On June 15, unprecedented demonstrations took place in Tehran’s central streets. According to Tehran’s mayor, approximately 3 million people participated in the marches. Toward the end of the demonstrations, a number of people were killed and wounded by paramilitary forces. In order to prevent the news of the events from being disseminated, the Iranian government expelled foreign journalists and banned news agencies from publishing the news. Widespread and peaceful marches took place in the next three days in Tehran. Following Ayatollah Khamenei’s declaration of support for Ahmadinejad in the June 19 Friday Prayers, which Amnesty International labelled as “legitimizing violent action by the armed forces” in suppressing the protestors, the crackdown and persecutions took on a new form. On June 20, and thereafter, the Police and paramilitary forces started clamping down on protesters. All public gatherings were declared illegal and made violent by the Police and plainclothes militia.

Paramilitary forces known as “plainclothes” [militia] are groups that are used to quash and suppress protest gatherings, as well as to suppress union, student, and electoral assemblies. Not much information is available on how these groups are organized and from whom they take their orders. These forces usually wear regular clothes and are not clad in a specific uniform. They are sometimes equipped with sticks and clubs, sometimes with chains and knives, and sometimes with firearms, and appear when the regime intends to clamp down on the people. What is clear is that, even when the Police and the armed forces do not actually accompany them in their actions, they make no efforts to quell their violence, and the plainclothes militia freely roam about among the police and the armed forces and proceed to savagely beat the protestors before the eyes of the police. In the course of the events after the June 2009 elections, the people put up these individuals’ pictures on the internet and were thus able to identify some of them; the people were able to present evidence establishing their connection to the Bassij, the Revolutionary Guards Corps, and security forces. On September 16, 2009, the acting commander of Tehran Province Seyyedoshohada [Revolutionary Guards] Corps confirmed the active participation of the Bassij Resistance Force and their determinant role in suppressing the people and said: “With their presence in recent incidents, the Bassijis rendered the seditious instigators blind and they must be commended and appreciated for their actions… The enemies of Islam wanted to muddy the waters and take advantage of recent events but thank Allah, we were able to come out victorious thanks to the Supreme Leader’s enlightened guidance.” He emphasized: “The proud young men of the Bassij, followers of the Supreme Leader, who are the revolution’s second and third generation, were successful and victorious in this theatre.”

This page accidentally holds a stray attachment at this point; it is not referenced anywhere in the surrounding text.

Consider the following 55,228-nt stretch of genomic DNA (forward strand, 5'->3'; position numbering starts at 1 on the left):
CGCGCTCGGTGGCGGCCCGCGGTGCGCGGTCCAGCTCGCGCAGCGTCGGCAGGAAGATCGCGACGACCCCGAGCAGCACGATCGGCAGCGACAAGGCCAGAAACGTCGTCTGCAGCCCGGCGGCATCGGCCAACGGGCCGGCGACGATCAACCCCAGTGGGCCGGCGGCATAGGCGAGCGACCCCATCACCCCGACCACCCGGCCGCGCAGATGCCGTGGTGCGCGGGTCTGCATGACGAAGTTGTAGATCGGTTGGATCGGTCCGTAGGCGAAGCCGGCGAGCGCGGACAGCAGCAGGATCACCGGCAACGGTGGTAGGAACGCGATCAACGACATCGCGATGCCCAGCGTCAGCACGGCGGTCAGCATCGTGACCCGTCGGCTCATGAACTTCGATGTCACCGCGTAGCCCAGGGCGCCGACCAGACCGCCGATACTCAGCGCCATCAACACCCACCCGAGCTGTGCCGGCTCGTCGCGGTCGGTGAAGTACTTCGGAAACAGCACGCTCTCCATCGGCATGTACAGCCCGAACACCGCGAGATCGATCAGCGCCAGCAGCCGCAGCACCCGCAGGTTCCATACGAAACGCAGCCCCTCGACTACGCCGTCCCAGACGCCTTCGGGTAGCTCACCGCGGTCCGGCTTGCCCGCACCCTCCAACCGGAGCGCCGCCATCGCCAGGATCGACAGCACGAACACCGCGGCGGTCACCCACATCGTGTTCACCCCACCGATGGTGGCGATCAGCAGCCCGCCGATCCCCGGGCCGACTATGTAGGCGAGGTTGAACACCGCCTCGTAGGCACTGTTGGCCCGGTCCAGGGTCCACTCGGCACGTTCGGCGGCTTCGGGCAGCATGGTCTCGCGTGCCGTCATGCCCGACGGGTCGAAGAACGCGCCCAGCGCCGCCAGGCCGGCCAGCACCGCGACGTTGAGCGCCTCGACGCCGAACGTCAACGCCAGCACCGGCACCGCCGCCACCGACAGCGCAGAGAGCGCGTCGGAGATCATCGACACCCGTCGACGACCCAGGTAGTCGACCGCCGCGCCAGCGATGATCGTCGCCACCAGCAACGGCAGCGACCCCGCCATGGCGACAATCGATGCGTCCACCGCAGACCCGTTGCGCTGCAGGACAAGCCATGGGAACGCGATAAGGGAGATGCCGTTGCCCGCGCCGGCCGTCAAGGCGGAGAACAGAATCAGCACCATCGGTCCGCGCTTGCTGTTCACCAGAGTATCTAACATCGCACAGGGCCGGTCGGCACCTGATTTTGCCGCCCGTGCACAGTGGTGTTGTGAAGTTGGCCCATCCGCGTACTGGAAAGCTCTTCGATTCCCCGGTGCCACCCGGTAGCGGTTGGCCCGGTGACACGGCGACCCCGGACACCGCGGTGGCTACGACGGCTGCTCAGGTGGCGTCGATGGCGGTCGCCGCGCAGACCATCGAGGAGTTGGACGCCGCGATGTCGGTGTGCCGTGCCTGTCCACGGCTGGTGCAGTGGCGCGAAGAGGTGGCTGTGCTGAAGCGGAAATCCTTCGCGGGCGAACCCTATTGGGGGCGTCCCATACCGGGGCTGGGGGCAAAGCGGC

In the course of the protests, damage was done to private citizens’ property. Government officials and the State radio and television tried to blame the protesters for the destruction of property and to use that as an excuse to justify the suppression, whereas photographs and video taken during demonstrations and put on the internet, showed the armed forces in side streets and secluded areas, far from public protests, destroying property. On October 20, 2009, during the Greater Tehran Police Commanders General Meeting, the Islamic Republic’s Commander of the Police Force acknowledged and accepted responsibility for the destruction of citizens’ property by the Police Force.

There is no exact information regarding the number of casualties, dead or wounded, or those who have disappeared. According to various reports, the number of the victims of these marches nationwide is in the hundreds, 70 of whom have been reported and identified. Furthermore, the authorities have threatened a number of victims’ families to keep quiet and not give interviews to the media. It has been said that certain conditions were set by the authorities for turning over the bodies of the victims to their families, including for them to agree to a change of the cause of death in the Medical Examiner’s death certificate to natural causes such as heart attack and the like, to relinquish their rights to bring a complaint, and to refrain from holding services for their loved ones. According to government sources, more than four thousand people were arrested across the country after June 12, many of whom were detained at Kahrizak Detention Center, without any respect for prisoners’ rights, denying them basic health and hygiene. Multiple reports of violence, torture, and rape of the detainees have been published. A number of detainees died due to beatings, unbearable and difficult conditions, and the torture they underwent at Kahrizak prison.